% annual growth rate:
Sources: M3 from OECD database and nominal GDP from IMF database, as at February 2022.
The medium-term relationship between money and nominal GDP growth in Bulgaria, 1991-2020
Five-year moving averages of annual % changes, with 1993 being the start of the first five-year period
Comment on monetary trends in Bulgaria
In 1878, in the aftermath of the Russo-Turkish war, Bulgaria became an independent country, ending over 400 years of Otoman rule. The economy was initially dominated by agriculture, but significant industrialisation took place in the years 1880-1945. From 1946 until the end of the Cold War, Bulgaria ws part of the Soviet bloc and its economy was centrally planned.
Following the collapse of communism, the country moved towards a free market system. However, the economy initially contracted and GDP did not begin to grow until 1994. Furthermore, following a huge spike in broad money growth, inflation rose dramatically from 1994-1996, peaking at 311% in 1996. This resulted in the formation of a currency board, which stabilised the economy by pegging the Lev (Bulgaria's national currency) to the Deutschmark. Broad money growth nonetheless remained above 20% for much of the decade until the Great Financial Crisis of 2007-8 and inflation took a while to drop below 10%. Under the currency board, the cash in circulation must correspond to the foreign currency reserve of the Issue Department. Bulgaria joined the European Union in 2007. Under the terms of its accession treaty, it is required to join the Eurozone at some point and originally planned to do so in 2013. This has not happened, although the Lev has been pegged to the Euro since the single currency was launched in 1999, replacing the earlier Deutschmark peg. Bulgaria joined the European Exchange Rate Mechanism (ERM-II) in June 2020, a necessary preliminary to adopting the single currency.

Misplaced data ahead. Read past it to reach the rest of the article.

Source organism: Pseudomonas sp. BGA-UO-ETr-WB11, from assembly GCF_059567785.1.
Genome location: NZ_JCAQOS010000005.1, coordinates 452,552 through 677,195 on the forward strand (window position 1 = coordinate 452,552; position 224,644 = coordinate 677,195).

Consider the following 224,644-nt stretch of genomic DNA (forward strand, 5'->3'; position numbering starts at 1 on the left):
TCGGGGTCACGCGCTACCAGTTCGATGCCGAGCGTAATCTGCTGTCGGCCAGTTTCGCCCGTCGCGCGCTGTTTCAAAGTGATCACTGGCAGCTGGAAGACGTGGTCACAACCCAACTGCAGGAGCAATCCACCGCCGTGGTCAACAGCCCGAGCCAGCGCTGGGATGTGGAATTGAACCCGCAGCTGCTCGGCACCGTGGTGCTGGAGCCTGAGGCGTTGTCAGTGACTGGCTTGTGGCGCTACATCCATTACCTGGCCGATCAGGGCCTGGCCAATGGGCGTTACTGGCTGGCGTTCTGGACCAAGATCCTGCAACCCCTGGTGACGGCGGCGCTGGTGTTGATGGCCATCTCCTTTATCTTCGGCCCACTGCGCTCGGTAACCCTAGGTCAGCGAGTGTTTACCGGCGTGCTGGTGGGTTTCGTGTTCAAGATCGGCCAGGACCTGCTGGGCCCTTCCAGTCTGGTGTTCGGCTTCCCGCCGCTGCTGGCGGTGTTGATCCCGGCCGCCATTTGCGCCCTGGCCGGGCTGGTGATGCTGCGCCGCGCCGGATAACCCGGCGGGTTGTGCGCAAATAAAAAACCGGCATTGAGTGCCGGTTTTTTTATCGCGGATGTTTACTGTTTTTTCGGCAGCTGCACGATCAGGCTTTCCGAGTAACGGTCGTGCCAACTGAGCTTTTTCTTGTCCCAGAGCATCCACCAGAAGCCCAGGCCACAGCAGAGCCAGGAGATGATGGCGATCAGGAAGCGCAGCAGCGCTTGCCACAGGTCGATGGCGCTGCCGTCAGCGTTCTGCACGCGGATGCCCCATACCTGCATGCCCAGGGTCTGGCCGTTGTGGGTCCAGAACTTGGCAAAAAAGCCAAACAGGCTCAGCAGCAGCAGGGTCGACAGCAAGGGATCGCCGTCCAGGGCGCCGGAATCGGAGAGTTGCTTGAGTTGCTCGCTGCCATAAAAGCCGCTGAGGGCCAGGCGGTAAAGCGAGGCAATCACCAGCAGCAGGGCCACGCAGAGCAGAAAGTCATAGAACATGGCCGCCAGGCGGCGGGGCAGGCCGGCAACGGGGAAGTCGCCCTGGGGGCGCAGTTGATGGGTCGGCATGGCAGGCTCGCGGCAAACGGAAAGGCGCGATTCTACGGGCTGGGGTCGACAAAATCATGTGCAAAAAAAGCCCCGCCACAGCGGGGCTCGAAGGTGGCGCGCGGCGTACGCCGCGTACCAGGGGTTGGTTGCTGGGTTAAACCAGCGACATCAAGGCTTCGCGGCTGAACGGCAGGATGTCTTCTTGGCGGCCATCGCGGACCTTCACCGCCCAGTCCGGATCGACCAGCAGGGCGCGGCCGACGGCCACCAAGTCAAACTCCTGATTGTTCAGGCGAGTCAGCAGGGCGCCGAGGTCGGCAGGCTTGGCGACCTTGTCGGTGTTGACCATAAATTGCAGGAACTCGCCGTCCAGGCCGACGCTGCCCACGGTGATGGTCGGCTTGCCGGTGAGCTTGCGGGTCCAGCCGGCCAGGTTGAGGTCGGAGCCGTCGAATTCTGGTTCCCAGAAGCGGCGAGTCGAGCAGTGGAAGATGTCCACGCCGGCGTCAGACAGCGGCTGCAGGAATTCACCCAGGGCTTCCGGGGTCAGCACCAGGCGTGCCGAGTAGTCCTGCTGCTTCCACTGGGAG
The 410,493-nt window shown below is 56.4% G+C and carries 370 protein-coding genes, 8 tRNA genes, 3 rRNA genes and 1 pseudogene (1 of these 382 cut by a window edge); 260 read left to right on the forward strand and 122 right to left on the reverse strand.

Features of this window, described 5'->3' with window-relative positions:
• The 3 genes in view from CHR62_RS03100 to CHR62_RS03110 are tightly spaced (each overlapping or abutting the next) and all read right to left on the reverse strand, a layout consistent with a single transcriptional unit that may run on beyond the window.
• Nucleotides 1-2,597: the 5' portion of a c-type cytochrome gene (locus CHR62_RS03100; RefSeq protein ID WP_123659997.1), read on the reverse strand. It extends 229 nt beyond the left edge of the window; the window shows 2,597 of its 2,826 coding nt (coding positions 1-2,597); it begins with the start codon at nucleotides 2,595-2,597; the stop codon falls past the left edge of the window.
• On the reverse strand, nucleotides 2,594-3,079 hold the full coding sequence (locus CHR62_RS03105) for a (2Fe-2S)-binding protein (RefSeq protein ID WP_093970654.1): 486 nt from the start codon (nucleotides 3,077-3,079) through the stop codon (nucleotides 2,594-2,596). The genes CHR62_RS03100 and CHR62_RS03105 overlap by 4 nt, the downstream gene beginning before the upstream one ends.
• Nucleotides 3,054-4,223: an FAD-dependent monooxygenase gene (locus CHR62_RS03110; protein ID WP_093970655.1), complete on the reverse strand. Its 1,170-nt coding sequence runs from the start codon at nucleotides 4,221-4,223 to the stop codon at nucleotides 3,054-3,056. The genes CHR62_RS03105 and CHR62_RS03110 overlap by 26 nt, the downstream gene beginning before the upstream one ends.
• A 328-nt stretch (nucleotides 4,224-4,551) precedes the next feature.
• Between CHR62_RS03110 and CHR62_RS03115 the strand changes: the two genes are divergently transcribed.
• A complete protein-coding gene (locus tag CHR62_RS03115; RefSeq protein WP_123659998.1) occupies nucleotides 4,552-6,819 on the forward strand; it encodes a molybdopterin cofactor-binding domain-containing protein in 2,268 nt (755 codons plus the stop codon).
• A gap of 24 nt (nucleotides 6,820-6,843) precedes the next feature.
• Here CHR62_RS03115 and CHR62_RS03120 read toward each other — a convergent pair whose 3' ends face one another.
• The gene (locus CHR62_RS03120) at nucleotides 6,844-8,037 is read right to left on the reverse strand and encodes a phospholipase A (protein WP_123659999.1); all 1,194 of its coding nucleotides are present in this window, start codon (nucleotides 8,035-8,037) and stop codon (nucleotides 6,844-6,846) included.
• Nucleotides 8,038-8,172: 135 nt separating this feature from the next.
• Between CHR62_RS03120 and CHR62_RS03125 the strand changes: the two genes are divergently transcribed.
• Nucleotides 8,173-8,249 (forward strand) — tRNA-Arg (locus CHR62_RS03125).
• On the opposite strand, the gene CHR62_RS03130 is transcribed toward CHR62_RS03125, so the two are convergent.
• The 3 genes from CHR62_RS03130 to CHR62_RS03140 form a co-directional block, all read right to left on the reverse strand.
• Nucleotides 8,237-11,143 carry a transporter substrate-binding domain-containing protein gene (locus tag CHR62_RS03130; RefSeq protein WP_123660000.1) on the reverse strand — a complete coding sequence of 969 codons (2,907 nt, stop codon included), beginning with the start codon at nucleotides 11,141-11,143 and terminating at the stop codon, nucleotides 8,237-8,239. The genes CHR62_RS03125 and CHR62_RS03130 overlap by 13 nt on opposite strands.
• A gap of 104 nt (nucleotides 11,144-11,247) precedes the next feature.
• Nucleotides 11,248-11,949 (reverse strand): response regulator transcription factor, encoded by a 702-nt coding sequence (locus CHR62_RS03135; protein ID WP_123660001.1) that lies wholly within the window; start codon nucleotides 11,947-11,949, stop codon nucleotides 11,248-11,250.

Bulgaria's national bank, the Balgarska narodna banka (Българска народна банка), was established in 1879. The degree of independence it has enjoyed has varied throughout its history. After being essentially an arm of the state in the Soviet era, its independence was restored in the early 1990s. Thanks to the currency board, it does not have freedom to set monetary policy, but price stability remains its principal objective. Indeed, after the Great Financial Crisis, it succeeded in bringing inflation down to single figures, although the fiscal and monetary stimuli of 2020 have, as in many other developed countries, caused inflation to spike in early 2022.